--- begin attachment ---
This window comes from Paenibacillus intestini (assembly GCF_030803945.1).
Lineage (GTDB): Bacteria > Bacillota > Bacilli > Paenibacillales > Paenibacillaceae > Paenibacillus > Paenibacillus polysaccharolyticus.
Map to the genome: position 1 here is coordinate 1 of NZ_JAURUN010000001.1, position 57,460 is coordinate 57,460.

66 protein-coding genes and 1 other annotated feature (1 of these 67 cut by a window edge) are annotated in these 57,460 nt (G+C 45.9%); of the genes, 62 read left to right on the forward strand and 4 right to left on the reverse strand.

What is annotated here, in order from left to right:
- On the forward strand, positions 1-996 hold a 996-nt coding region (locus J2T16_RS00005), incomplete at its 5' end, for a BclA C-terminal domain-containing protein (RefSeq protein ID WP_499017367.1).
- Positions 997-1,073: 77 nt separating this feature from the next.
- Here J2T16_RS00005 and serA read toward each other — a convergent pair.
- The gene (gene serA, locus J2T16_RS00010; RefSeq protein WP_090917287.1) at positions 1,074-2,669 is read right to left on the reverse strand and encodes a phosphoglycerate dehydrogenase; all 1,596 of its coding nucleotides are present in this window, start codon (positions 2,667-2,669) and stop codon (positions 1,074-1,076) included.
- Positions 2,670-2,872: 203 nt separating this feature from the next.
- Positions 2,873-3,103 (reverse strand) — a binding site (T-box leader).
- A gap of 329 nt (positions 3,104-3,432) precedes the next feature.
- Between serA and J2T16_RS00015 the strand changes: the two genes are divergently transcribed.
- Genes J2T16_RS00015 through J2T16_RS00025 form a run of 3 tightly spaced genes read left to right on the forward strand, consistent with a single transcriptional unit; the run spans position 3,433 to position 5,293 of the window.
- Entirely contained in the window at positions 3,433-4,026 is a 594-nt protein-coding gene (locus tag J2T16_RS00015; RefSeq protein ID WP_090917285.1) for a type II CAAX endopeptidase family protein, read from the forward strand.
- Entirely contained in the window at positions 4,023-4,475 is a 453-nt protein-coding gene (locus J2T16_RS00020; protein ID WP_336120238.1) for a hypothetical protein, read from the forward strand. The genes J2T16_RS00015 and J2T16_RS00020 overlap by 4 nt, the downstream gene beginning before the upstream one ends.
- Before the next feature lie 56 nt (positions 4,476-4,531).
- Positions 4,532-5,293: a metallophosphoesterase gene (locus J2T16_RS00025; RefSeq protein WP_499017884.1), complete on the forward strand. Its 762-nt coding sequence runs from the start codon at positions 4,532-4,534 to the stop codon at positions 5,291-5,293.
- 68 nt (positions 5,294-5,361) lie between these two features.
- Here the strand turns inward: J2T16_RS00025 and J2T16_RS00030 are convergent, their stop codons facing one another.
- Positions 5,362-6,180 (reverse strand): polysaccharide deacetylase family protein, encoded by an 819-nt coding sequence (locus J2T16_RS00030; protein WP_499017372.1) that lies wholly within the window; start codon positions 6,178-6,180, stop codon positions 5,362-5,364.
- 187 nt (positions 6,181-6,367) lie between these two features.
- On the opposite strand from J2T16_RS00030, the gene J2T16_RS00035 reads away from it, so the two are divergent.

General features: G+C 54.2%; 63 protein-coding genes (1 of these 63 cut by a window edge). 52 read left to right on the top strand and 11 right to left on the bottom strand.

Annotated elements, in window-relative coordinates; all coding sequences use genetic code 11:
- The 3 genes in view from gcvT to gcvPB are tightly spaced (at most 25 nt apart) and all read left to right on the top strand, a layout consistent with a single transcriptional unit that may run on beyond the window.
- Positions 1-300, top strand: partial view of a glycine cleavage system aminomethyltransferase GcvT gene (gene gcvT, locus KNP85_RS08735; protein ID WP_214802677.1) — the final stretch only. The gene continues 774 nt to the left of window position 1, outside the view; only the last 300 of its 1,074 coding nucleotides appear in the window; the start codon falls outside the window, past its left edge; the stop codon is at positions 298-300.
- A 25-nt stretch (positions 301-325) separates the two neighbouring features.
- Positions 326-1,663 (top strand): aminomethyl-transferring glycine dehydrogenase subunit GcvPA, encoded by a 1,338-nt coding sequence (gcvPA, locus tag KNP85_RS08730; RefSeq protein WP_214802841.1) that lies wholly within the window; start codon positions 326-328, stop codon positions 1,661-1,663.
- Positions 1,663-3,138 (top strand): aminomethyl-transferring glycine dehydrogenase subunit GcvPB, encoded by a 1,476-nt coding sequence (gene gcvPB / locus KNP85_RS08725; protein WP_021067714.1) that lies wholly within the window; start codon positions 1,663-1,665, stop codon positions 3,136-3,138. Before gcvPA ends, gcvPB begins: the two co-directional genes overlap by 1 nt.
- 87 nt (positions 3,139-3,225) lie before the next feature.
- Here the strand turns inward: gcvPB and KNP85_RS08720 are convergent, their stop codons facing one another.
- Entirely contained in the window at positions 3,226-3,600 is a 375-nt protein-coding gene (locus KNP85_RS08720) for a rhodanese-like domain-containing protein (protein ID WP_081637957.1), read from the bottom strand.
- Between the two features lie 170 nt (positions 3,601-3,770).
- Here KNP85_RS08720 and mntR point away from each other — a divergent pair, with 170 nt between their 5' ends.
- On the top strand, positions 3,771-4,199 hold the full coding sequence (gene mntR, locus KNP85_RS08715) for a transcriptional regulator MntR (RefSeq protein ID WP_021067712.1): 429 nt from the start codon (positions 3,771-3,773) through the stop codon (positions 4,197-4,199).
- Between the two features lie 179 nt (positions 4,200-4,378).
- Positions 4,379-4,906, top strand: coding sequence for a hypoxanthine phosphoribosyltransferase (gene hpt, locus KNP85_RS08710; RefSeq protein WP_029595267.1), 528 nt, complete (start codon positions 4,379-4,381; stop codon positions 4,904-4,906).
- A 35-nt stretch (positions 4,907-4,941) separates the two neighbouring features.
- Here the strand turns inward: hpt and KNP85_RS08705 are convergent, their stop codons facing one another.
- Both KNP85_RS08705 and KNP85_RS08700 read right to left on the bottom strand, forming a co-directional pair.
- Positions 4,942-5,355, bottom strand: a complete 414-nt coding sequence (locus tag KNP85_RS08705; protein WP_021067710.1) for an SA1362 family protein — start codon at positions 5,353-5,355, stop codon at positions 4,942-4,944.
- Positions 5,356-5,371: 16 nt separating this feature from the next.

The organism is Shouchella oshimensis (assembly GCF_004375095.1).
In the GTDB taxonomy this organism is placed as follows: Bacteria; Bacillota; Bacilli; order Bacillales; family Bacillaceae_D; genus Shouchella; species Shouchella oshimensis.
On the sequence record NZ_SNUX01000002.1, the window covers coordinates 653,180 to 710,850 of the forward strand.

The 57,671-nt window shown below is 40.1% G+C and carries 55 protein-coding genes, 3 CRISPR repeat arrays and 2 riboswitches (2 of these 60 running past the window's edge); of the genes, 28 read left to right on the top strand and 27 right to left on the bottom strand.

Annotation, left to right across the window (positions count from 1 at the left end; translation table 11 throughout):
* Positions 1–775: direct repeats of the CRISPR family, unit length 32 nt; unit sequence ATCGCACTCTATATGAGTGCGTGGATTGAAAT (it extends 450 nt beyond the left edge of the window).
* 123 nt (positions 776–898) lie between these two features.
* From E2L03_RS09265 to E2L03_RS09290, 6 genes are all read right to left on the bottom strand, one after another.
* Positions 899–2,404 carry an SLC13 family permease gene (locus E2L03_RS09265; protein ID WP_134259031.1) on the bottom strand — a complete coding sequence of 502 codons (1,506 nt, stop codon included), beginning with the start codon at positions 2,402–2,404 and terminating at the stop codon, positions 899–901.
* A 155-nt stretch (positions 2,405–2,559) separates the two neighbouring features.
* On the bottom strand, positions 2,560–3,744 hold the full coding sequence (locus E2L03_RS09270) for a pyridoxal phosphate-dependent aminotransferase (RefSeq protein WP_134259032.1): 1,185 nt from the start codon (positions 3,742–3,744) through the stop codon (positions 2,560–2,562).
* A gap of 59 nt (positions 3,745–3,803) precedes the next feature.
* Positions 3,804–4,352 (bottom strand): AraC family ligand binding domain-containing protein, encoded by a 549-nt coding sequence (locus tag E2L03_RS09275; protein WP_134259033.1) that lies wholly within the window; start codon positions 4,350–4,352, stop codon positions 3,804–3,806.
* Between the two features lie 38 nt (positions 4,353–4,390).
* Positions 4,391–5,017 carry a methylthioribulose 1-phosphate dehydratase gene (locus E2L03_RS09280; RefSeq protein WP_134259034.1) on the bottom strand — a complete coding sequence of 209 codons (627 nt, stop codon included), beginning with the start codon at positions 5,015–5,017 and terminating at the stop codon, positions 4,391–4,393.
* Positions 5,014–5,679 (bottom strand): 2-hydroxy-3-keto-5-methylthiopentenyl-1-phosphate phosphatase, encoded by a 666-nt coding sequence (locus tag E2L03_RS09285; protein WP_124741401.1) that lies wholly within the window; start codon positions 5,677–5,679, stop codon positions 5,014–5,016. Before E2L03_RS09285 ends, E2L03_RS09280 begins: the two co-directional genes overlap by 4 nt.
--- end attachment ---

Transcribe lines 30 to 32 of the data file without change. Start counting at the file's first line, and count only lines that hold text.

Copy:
- Positions 1,663-3,138 (top strand): aminomethyl-transferring glycine dehydrogenase subunit GcvPB, encoded by a 1,476-nt coding sequence (gene gcvPB / locus KNP85_RS08725; protein WP_021067714.1) that lies wholly within the window; start codon positions 1,663-1,665, stop codon positions 3,136-3,138. Before gcvPA ends, gcvPB begins: the two co-directional genes overlap by 1 nt.
- 87 nt (positions 3,139-3,225) lie before the next feature.
- Here the strand turns inward: gcvPB and KNP85_RS08720 are convergent, their stop codons facing one another.